KNOXVILLE, Tenn. (WATE) – 225 years ago today, what the world now calls the University of Tennessee began as Blount College.

From a two-story building with just a handful of students, and three name changes later, growing to what Vol Nation now knows as the University of Tennessee.

“You know becoming a Volunteer really means connecting to the past, people that brought you up to put you where you are today, and also to help those future students into who they’re going to be tomorrow,” said University of Tennessee Archivist, Alesha Shumar.

“So we talk, we highlight the first women, the first international students, the first African American students,” Shumar added as she highlighted the exhibit marking the University’s milestone in Hodges Library—“Lighting the Way: 225 Years of Volunteers.”

“The students were fighting for what their voices – for what they were putting their voices out there to say… there was a lot going on and we have it all documented,” said Shumar.

Much like the blood drives students held for Vietnam during the war.

“… And just kind of what the student experience was through the ’70s,” Shumar said.

Even before that, in the early ’30s, the archives have documented the international competition held for what symbol would be used to represent UT, what Vol Nation now calls the Torch Bearer.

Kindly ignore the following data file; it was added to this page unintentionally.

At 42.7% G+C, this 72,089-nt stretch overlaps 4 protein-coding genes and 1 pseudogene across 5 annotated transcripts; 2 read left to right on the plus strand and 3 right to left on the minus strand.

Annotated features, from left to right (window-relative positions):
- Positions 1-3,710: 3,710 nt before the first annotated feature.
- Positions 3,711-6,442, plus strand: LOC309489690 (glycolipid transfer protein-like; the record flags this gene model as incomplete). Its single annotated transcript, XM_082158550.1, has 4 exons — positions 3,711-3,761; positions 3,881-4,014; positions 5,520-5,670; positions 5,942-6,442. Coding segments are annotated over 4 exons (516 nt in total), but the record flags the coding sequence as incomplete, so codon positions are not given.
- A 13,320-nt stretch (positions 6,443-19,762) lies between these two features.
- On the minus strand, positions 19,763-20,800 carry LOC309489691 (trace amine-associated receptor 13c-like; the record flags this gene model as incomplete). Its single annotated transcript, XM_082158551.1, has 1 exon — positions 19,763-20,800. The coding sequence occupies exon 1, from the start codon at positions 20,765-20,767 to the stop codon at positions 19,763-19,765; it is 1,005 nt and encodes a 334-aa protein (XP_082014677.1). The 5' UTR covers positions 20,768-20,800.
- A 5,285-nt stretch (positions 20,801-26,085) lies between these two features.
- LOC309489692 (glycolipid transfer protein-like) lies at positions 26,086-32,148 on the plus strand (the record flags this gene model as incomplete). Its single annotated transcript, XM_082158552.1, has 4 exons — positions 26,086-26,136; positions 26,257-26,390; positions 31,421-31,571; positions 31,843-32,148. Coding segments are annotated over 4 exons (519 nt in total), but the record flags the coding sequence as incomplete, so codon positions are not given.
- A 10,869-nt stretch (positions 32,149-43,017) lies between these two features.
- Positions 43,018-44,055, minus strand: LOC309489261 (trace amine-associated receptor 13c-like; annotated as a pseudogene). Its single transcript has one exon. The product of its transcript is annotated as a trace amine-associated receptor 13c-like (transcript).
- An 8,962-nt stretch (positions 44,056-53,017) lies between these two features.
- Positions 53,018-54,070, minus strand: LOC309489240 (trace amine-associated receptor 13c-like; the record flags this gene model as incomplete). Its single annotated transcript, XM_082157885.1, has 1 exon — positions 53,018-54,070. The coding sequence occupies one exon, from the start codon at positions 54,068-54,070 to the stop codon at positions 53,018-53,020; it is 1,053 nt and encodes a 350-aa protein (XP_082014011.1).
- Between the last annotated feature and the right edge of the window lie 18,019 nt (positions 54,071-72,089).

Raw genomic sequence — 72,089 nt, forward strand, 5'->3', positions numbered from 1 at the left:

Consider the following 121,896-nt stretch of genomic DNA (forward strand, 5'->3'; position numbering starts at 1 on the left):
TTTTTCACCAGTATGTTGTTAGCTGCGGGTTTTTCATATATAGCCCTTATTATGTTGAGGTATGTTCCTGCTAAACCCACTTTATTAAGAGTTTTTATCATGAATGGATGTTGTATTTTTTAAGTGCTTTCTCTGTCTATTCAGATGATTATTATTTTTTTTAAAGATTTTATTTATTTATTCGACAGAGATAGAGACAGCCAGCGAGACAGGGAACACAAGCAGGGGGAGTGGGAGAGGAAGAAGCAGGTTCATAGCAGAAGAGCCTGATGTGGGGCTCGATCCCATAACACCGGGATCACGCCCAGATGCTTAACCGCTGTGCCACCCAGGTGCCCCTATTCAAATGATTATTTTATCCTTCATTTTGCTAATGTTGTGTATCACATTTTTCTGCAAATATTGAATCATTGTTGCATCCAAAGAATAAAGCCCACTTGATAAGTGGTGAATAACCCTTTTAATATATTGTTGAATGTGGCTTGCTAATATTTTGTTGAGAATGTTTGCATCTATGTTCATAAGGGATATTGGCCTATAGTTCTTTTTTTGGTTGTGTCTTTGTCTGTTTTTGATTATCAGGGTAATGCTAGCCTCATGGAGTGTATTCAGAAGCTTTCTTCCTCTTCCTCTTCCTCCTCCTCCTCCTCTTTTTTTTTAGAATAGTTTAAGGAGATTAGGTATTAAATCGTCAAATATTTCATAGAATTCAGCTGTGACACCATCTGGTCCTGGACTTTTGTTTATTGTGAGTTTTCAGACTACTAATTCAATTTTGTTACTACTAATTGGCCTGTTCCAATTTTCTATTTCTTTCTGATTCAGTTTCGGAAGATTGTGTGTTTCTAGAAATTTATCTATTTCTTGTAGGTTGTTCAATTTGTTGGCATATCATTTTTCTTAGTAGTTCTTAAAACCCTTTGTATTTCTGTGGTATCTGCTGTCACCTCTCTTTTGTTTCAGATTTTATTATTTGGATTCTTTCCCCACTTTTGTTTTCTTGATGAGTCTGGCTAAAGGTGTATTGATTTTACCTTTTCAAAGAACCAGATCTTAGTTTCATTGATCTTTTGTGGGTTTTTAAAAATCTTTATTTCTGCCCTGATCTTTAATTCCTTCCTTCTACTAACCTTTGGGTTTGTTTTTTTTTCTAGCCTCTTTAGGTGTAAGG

“The original winner was actually holding a lantern and not a torch and so that went to the student body and they voted to make a couple of changes; they made the torch bearer a little younger, a little more fit, and then he was holding a torch,” Shumar said.

And the beloved volunteer mascot Smokey, one of the earliest versions of him in the ’70s looks drastically different than the Smokey orange and white nation knows and loves today. From the university’s first cheerleader, a male professor in 1907, to handwritten plays and game strategies from General Neyland and Pat Summitt, all the historical items come from the people who make up the volunteer state.

“People bring us artifacts and scrapbooks and things that their parents had maybe and these things all tell the story of Tennessee,” said Dean of Libraries at the university, Steven Smith. “Because our history tells us our future. The discoveries, the inventions, the research, the public service that comes out of here – we can’t count up the benefit to the state, the lives that have been saved, the lives that have been improved because of research done in the labs, the outreach, the extension service.”

The university’s exhibit will stay open through the Fall Semester on the first floor of Hodges Library.